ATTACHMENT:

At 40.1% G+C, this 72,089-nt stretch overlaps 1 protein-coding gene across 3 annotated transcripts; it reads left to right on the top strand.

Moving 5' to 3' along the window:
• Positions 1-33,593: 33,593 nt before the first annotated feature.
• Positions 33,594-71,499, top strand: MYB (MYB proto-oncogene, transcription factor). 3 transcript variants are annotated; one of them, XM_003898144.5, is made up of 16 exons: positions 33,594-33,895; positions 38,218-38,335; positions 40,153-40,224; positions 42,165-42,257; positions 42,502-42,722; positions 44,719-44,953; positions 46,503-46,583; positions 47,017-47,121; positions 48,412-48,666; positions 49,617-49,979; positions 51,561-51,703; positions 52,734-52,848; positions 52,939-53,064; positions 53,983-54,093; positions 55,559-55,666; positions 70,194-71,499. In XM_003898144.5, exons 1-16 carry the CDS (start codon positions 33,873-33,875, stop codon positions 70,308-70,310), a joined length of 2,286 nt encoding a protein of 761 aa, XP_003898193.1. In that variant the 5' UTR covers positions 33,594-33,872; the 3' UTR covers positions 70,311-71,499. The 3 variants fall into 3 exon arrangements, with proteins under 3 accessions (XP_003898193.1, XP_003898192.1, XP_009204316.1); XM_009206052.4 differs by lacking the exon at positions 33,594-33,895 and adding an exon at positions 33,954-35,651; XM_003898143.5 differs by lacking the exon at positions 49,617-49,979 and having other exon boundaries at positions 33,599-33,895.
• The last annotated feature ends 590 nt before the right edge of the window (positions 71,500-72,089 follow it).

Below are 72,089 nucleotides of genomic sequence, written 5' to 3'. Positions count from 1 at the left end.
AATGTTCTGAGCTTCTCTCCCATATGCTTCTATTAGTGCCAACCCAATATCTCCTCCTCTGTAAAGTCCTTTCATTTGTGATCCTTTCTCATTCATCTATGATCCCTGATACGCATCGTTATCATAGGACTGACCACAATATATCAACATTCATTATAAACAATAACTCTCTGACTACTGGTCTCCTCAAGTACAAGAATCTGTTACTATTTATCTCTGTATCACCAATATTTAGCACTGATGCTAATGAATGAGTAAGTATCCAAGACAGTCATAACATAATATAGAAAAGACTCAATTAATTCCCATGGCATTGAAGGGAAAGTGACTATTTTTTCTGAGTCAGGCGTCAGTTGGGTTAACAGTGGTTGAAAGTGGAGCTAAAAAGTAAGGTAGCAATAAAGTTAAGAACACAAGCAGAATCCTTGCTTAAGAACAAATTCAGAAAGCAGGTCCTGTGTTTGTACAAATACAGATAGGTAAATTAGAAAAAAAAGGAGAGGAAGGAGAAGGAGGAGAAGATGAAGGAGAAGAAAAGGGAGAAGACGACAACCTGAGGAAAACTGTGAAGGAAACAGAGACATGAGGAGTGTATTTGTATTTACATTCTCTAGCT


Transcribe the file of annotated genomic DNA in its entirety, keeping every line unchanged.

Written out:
At 40.1% G+C, this 72,089-nt stretch overlaps 1 protein-coding gene across 3 annotated transcripts; it reads left to right on the top strand.

Moving 5' to 3' along the window:
• Positions 1-33,593: 33,593 nt before the first annotated feature.
• Positions 33,594-71,499, top strand: MYB (MYB proto-oncogene, transcription factor). 3 transcript variants are annotated; one of them, XM_003898144.5, is made up of 16 exons: positions 33,594-33,895; positions 38,218-38,335; positions 40,153-40,224; positions 42,165-42,257; positions 42,502-42,722; positions 44,719-44,953; positions 46,503-46,583; positions 47,017-47,121; positions 48,412-48,666; positions 49,617-49,979; positions 51,561-51,703; positions 52,734-52,848; positions 52,939-53,064; positions 53,983-54,093; positions 55,559-55,666; positions 70,194-71,499. In XM_003898144.5, exons 1-16 carry the CDS (start codon positions 33,873-33,875, stop codon positions 70,308-70,310), a joined length of 2,286 nt encoding a protein of 761 aa, XP_003898193.1. In that variant the 5' UTR covers positions 33,594-33,872; the 3' UTR covers positions 70,311-71,499. The 3 variants fall into 3 exon arrangements, with proteins under 3 accessions (XP_003898193.1, XP_003898192.1, XP_009204316.1); XM_009206052.4 differs by lacking the exon at positions 33,594-33,895 and adding an exon at positions 33,954-35,651; XM_003898143.5 differs by lacking the exon at positions 49,617-49,979 and having other exon boundaries at positions 33,599-33,895.
• The last annotated feature ends 590 nt before the right edge of the window (positions 71,500-72,089 follow it).

Below are 72,089 nucleotides of genomic sequence, written 5' to 3'. Positions count from 1 at the left end.
AATGTTCTGAGCTTCTCTCCCATATGCTTCTATTAGTGCCAACCCAATATCTCCTCCTCTGTAAAGTCCTTTCATTTGTGATCCTTTCTCATTCATCTATGATCCCTGATACGCATCGTTATCATAGGACTGACCACAATATATCAACATTCATTATAAACAATAACTCTCTGACTACTGGTCTCCTCAAGTACAAGAATCTGTTACTATTTATCTCTGTATCACCAATATTTAGCACTGATGCTAATGAATGAGTAAGTATCCAAGACAGTCATAACATAATATAGAAAAGACTCAATTAATTCCCATGGCATTGAAGGGAAAGTGACTATTTTTTCTGAGTCAGGCGTCAGTTGGGTTAACAGTGGTTGAAAGTGGAGCTAAAAAGTAAGGTAGCAATAAAGTTAAGAACACAAGCAGAATCCTTGCTTAAGAACAAATTCAGAAAGCAGGTCCTGTGTTTGTACAAATACAGATAGGTAAATTAGAAAAAAAAGGAGAGGAAGGAGAAGGAGGAGAAGATGAAGGAGAAGAAAAGGGAGAAGACGACAACCTGAGGAAAACTGTGAAGGAAACAGAGACATGAGGAGTGTATTTGTATTTACATTCTCTAGCT